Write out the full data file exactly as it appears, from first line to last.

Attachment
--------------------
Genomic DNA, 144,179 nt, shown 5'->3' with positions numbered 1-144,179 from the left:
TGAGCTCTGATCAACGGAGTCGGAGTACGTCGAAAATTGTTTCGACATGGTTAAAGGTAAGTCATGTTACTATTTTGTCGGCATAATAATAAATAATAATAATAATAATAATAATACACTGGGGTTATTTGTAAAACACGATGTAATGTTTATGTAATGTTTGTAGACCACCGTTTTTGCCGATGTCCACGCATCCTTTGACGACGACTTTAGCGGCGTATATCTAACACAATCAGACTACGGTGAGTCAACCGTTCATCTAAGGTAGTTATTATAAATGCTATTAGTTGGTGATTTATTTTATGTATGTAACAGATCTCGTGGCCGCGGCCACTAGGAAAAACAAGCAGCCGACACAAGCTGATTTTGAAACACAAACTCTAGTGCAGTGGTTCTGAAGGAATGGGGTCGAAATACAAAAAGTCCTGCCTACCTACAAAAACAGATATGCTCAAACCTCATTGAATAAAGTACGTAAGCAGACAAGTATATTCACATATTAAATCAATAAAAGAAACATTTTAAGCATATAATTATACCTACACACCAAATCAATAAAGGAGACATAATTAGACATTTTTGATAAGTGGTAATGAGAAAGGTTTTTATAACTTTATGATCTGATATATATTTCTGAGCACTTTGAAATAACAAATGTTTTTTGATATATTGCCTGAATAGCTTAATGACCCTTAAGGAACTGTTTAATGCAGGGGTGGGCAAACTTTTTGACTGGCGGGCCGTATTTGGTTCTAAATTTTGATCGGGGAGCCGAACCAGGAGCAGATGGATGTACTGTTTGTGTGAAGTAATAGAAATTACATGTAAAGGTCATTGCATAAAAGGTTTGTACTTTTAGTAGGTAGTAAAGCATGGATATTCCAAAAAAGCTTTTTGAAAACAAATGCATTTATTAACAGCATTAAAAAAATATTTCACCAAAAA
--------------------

Genomic DNA, 144,179 nt, shown 5'->3' with positions numbered 1-144,179 from the left:
TGAGCTCTGATCAACGGAGTCGGAGTACGTCGAAAATTGTTTCGACATGGTTAAAGGTAAGTCATGTTACTATTTTGTCGGCATAATAATAAATAATAATAATAATAATAATAATACACTGGGGTTATTTGTAAAACACGATGTAATGTTTATGTAATGTTTGTAGACCACCGTTTTTGCCGATGTCCACGCATCCTTTGACGACGACTTTAGCGGCGTATATCTAACACAATCAGACTACGGTGAGTCAACCGTTCATCTAAGGTAGTTATTATAAATGCTATTAGTTGGTGATTTATTTTATGTATGTAACAGATCTCGTGGCCGCGGCCACTAGGAAAAACAAGCAGCCGACACAAGCTGATTTTGAAACACAAACTCTAGTGCAGTGGTTCTGAAGGAATGGGGTCGAAATACAAAAAGTCCTGCCTACCTACAAAAACAGATATGCTCAAACCTCATTGAATAAAGTACGTAAGCAGACAAGTATATTCACATATTAAATCAATAAAAGAAACATTTTAAGCATATAATTATACCTACACACCAAATCAATAAAGGAGACATAATTAGACATTTTTGATAAGTGGTAATGAGAAAGGTTTTTATAACTTTATGATCTGATATATATTTCTGAGCACTTTGAAATAACAAATGTTTTTTGATATATTGCCTGAATAGCTTAATGACCCTTAAGGAACTGTTTAATGCAGGGGTGGGCAAACTTTTTGACTGGCGGGCCGTATTTGGTTCTAAATTTTGATCGGGGAGCCGAACCAGGAGCAGATGGATGTACTGTTTGTGTGAAGTAATAGAAATTACATGTAAAGGTCATTGCATAAAAGGTTTGTACTTTTAGTAGGTAGTAAAGCATGGATATTCCAAAAAAGCTTTTTGAAAACAAATGCATTTATTAACAGCATTAAAAAAATATTTCACCAAAAA